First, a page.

So it’s a bit like triggering a move in Apocalypse World, or something, except that if you try to Heal someone, the Heal move doesn’t just happen; in order to actually heal you have to spend tokens, and then we play the outcome of that, based on fairly open and interpretable rules text for the Plaques themselves.
Some things that happened in the game, and their relation to my prep:
—Lucas had Things To Do this session, and immediately wanted to taste manhood (my interpretation as GM-audience) by getting in a fight. The city has a plaza for debate, wherein one must pay a tax and state a proposition; then anyone else who wants to debate can begin interlocution. This is all in the book and I had prepped it as such, along with various debates going on and observing characters, which I brought into the scene in a background fashion. In what was my favorite thing I contributed to the session, I decided on the spot that formal fighting took place as “debate”, i.e., “I can kick your ass” vs “no you can’t”, and Lucas went down to the debate plaza near the Sap market and fought a boar-man, killing him by paying the price for the Murder plaque.
—In the same area, Erick interacted with a sap merchant. I hadn’t prepped any characters or situations here, but since I had stated solid things about what was going on in the debate area, not having to come up with a bunch of stuff off the cuff there, it wasn’t taxing to do that in this situation, which was immediately following the previous. I believe Pablo paid one token toward the “Ruin” plaque, tempting Rodolfo, who paid the other token, and we roleplayed an interaction with a sap merchant, showing that Erick had a past with this man, and further that the man was afraid of Erick. Erick was the picture of conviviality, but underneath his words, the threat got across, and it was clear to all of us that Erick had just taken over the man’s business. We still didn’t (and don’t) know the history there, but for purposes of the situation and resolving that interaction, the specifics didn’t matter much and it was actually fun not to know them in that moment.
—We got to see a “Love” action resolved. Lucas visited the plaza of the prostitutes, and I mentioned a couple of them that were in my prep. However, Lucas opted to wait on an empty cushion, in the customer’s seat, for a couple hours until a prostitute named Niloufar arrived. He had a conversation with her (interesting? conventional? that I chose a “her”. I had just described man-on-man sex occurring in the plaza prior to this, but I went with the “expected” here), telling of the exploits of the adventurer whose identity he had subsumed, which she said was romantic, but that romance was not love. She pressed him for the truth of himself which he revealed in an oblique and quite touching way. They parted, love having been transmitted. Niloufar said he was welcome back the next day (i.e., for sex), but that she thought he had gotten what he wanted.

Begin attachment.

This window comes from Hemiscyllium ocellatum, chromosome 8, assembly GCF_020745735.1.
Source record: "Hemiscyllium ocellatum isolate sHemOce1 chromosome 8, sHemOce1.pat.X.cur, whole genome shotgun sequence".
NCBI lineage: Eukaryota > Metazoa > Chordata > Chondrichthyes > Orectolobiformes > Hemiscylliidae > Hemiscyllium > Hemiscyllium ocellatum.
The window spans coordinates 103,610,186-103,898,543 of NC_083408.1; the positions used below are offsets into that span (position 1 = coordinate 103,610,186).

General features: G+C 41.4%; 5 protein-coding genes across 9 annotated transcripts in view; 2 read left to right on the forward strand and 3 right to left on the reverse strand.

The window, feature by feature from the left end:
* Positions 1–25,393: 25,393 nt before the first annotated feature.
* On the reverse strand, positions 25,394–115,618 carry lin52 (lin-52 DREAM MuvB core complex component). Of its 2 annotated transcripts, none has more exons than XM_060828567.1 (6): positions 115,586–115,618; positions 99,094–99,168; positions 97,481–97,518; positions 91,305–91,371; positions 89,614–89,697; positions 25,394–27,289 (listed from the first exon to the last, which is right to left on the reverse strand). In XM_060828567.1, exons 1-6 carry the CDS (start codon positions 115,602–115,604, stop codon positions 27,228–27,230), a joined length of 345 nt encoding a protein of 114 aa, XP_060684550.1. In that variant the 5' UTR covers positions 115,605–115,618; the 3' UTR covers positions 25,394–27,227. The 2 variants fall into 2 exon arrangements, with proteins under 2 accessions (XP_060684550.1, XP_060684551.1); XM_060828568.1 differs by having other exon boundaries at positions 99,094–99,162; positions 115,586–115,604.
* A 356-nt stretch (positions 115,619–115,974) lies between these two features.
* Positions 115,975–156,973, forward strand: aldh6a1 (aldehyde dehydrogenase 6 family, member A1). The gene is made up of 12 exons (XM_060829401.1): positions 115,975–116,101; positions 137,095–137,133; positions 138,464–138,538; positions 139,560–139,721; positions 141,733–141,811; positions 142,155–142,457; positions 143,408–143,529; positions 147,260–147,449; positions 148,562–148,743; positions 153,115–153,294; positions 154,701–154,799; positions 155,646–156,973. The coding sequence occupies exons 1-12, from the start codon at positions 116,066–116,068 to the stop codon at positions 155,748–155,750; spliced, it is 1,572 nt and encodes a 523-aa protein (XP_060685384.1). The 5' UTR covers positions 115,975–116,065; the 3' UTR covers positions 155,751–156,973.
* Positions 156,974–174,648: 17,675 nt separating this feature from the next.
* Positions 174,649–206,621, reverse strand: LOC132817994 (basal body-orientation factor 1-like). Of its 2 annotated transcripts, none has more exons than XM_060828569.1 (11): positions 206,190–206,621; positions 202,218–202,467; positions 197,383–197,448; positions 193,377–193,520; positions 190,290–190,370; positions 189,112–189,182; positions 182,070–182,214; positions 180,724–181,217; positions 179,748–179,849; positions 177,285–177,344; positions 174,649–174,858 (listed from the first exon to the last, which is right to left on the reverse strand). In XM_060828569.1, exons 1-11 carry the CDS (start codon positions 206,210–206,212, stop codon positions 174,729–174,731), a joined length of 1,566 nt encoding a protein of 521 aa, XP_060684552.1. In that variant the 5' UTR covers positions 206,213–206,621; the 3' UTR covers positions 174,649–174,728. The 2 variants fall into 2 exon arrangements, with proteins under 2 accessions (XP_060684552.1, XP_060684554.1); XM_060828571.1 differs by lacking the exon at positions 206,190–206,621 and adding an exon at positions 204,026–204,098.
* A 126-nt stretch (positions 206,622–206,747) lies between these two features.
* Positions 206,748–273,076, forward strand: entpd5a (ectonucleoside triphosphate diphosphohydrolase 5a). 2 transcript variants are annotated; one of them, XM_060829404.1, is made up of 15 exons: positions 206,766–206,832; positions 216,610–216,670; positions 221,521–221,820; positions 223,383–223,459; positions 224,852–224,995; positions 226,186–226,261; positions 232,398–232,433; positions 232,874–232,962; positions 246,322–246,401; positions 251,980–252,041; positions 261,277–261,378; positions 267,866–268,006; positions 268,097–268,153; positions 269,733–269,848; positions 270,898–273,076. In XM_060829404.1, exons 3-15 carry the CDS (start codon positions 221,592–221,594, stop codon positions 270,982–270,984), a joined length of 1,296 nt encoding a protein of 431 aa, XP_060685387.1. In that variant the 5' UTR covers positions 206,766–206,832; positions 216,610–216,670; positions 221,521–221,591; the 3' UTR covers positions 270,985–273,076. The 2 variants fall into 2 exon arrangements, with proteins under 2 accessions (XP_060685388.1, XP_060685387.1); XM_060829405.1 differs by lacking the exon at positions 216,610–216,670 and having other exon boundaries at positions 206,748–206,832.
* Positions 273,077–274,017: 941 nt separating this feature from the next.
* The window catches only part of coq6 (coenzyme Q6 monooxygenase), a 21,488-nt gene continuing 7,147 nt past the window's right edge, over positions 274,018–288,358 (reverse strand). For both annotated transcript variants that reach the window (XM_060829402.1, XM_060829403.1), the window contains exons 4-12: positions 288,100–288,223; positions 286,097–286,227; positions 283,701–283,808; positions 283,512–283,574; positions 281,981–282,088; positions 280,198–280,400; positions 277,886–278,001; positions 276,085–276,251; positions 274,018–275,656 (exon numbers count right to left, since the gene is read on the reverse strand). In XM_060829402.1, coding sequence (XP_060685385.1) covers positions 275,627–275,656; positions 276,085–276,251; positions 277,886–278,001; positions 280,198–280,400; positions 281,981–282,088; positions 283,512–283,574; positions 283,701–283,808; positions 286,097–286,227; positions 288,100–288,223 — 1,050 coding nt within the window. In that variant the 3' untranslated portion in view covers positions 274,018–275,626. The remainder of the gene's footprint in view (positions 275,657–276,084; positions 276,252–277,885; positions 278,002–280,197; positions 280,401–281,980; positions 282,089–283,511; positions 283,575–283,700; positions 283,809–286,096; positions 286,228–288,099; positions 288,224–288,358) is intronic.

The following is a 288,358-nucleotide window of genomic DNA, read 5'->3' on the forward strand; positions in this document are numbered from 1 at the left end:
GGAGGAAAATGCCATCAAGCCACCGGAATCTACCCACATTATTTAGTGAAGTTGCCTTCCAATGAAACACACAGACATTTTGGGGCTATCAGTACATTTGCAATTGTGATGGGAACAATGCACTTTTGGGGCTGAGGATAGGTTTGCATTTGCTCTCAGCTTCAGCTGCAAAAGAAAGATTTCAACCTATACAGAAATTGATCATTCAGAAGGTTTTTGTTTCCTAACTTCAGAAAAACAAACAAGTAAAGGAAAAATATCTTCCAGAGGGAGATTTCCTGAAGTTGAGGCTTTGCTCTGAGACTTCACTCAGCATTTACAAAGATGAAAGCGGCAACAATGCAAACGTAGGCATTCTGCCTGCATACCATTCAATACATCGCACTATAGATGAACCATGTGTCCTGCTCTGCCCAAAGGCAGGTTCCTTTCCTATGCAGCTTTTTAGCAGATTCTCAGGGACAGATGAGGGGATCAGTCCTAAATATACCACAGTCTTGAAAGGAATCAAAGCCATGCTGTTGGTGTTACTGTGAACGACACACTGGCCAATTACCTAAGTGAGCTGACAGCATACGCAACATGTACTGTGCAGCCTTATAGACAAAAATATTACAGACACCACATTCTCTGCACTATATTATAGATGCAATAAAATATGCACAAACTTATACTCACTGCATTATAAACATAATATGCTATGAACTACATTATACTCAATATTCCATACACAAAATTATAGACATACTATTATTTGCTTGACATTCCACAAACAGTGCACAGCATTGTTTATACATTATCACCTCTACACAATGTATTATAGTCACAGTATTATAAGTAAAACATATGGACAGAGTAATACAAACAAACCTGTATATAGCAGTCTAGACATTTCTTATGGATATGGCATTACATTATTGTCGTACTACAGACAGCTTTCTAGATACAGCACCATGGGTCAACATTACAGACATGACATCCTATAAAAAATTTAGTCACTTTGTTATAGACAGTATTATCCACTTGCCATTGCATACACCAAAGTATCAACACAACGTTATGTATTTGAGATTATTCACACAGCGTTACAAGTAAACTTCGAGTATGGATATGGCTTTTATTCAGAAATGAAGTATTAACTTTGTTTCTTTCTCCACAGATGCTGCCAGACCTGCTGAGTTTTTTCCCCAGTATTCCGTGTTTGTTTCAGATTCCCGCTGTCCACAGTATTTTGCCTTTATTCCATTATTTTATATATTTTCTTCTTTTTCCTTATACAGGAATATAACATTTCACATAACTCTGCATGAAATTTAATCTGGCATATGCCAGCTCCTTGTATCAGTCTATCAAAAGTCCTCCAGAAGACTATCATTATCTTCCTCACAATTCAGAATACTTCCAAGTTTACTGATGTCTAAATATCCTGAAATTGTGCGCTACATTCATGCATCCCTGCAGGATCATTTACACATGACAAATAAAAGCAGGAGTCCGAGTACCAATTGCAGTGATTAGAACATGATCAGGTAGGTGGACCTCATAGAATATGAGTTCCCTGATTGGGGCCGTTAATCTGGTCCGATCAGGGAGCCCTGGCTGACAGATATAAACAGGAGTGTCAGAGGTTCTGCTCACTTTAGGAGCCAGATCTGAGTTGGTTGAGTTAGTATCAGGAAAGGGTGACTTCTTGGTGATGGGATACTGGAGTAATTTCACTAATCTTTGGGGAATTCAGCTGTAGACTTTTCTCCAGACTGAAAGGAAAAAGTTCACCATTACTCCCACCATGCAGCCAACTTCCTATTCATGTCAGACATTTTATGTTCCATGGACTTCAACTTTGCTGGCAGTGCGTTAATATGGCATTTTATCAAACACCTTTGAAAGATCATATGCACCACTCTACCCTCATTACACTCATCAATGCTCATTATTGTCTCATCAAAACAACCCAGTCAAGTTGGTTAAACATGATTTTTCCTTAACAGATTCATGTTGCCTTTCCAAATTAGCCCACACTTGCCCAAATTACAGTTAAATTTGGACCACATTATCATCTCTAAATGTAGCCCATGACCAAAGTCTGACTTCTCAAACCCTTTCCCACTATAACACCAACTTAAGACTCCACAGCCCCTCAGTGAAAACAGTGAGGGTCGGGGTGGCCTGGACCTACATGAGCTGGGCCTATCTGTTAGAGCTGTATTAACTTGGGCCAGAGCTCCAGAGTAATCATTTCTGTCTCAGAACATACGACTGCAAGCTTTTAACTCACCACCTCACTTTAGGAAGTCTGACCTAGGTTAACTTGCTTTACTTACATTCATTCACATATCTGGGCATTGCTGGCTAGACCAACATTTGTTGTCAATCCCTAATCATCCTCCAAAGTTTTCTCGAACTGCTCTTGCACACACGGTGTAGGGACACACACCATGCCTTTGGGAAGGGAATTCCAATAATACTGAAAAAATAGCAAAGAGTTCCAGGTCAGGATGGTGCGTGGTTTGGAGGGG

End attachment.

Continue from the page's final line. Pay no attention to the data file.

Personally, for me, this resolution was very satisfying on a moment-to-moment basis as well as in the outcome; it came about through both of us directly playing the characters. I would have been stumped and tired if I had been told to, like, “come up with” a resolution where we see one character love another, but simply playing our characters and knowing that we were heading in that direction worked wonderfully.
—Near the end of the session, the characters finally found some Judges. I had prepped two, one gregarious and surrounded by a crowd of happy people, and one stone-faced with only the occasional petitioner showing up and leaving dejected. I wasn’t interested in tricks: I thought it would be best to telegraph the kind of judgments one could expect and let the characters choose what they wanted, or thought they wanted. This was definitely the single point of my prep that had the most impact on the session, as both characters interacted with the judges. Erick took the happy one, and paid off his debts (using the Pay-Off plaque), a man free to continue doing business in the city. Lucas took the stern one, and though he made logical arguments for the legality of his killings (both from his subsumed identity and the real one we saw earlier in the session), the judge couldn’t accept it, and gave him the choice of banishment or exile to the Corne of the Animal Kings, a dangerous section of the city.
As GM, this was a tough moment for me, as I wanted to play the judge true to what I saw of her character, but in the moment her judgment felt a bit too arbitrary for my tastes. It does seem true to what my intention for her in prep was, but still…I think it was because Lucas did have persuasive arguments excusing his actions, and my response as the judge wasn’t similarly eloquent; it was simply an “I don’t accept your point of view.” A bit of a flat note from me, I think.